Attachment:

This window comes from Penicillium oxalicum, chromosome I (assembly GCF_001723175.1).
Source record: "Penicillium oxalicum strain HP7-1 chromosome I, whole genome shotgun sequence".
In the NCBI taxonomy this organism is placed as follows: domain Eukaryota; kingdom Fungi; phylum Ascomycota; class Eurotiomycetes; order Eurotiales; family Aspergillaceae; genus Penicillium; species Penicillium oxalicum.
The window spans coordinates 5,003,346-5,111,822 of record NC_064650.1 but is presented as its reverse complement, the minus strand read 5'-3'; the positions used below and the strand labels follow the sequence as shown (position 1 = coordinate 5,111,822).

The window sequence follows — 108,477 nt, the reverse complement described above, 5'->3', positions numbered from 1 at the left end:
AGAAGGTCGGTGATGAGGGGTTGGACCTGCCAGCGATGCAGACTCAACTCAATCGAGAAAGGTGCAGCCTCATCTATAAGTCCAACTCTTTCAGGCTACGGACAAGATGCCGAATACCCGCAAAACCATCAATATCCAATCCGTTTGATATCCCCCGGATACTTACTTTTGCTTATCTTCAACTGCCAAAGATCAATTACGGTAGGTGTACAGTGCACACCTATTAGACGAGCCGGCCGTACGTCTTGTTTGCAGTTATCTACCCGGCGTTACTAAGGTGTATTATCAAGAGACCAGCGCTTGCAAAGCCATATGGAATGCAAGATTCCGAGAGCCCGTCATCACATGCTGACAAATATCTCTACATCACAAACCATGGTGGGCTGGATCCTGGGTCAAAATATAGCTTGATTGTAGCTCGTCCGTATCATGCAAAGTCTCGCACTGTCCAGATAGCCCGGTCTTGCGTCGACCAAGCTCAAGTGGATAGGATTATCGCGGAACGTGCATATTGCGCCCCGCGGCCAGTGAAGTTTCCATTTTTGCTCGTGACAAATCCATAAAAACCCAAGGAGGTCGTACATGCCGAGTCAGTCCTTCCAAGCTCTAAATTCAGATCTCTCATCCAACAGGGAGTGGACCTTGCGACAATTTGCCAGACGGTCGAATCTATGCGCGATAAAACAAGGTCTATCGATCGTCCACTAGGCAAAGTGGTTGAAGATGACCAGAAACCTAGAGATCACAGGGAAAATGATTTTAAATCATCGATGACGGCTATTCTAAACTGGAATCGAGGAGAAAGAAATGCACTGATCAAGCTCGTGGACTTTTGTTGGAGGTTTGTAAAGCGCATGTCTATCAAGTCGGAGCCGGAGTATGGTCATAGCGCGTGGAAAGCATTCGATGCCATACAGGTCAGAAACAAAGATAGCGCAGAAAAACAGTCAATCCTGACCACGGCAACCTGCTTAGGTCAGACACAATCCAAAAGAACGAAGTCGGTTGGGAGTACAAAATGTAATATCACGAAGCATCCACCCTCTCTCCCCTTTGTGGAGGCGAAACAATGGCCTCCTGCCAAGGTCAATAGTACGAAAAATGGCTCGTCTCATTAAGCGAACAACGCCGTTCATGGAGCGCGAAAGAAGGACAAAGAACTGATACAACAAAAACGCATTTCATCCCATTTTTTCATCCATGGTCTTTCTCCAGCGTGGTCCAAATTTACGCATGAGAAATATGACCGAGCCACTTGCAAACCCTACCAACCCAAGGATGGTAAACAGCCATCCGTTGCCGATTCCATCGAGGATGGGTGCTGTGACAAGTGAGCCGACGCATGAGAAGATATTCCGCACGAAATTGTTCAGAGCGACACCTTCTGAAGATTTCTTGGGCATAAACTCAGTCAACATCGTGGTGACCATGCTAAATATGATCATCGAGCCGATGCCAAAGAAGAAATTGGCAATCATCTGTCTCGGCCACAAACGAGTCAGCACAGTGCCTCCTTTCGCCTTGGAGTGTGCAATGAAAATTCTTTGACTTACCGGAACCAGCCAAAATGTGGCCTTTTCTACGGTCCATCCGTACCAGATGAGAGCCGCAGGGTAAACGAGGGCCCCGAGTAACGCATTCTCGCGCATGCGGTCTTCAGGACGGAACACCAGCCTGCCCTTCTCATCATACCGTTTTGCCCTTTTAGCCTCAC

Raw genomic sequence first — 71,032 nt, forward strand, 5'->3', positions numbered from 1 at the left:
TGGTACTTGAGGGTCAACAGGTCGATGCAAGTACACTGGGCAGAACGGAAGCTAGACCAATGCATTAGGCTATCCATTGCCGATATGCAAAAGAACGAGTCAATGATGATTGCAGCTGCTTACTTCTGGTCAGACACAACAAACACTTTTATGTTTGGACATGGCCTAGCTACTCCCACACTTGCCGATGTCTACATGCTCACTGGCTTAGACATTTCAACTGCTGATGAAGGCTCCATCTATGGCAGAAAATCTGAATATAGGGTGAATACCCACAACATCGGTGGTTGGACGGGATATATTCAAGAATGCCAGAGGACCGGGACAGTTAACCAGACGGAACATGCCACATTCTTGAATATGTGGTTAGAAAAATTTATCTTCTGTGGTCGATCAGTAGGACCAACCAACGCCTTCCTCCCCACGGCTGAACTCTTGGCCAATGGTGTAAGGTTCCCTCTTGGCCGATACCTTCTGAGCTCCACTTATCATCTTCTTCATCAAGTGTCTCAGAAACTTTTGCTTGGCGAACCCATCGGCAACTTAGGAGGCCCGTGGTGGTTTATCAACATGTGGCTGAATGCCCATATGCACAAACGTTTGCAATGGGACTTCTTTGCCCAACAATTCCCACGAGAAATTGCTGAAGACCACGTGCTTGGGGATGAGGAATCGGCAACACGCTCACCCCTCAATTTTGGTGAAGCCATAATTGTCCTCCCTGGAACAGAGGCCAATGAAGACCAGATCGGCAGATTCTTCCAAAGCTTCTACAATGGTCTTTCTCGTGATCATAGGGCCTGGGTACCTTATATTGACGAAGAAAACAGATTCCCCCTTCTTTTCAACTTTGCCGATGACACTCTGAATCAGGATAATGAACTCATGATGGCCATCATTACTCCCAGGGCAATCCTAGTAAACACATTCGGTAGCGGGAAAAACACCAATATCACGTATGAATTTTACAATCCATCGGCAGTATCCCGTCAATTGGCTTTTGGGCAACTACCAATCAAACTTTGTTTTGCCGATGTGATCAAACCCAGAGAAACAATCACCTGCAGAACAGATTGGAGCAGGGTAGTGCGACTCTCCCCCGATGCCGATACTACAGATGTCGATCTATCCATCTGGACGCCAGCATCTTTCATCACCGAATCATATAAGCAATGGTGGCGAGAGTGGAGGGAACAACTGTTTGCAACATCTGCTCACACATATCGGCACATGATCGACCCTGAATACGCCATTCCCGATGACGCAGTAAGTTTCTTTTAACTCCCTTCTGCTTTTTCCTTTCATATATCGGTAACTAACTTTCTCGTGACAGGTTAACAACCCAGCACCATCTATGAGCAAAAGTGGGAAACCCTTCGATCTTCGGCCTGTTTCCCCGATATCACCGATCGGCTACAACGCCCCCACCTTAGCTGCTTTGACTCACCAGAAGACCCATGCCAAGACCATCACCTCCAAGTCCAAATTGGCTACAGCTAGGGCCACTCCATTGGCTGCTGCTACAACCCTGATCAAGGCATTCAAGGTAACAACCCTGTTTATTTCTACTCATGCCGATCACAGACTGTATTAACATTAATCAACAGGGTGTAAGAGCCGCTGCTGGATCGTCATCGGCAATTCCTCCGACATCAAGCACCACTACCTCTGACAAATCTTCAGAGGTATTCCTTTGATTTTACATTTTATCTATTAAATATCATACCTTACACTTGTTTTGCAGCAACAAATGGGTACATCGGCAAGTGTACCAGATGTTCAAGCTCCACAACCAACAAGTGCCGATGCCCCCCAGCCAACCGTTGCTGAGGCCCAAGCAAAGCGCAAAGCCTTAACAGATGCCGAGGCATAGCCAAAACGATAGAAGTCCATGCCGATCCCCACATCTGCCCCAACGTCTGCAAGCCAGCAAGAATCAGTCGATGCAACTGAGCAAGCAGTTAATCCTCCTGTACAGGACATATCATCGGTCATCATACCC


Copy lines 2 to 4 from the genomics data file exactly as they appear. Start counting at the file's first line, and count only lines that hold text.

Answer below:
Source record: "Penicillium oxalicum strain HP7-1 chromosome I, whole genome shotgun sequence".
In the NCBI taxonomy this organism is placed as follows: domain Eukaryota; kingdom Fungi; phylum Ascomycota; class Eurotiomycetes; order Eurotiales; family Aspergillaceae; genus Penicillium; species Penicillium oxalicum.
The window spans coordinates 5,003,346-5,111,822 of record NC_064650.1 but is presented as its reverse complement, the minus strand read 5'-3'; the positions used below and the strand labels follow the sequence as shown (position 1 = coordinate 5,111,822).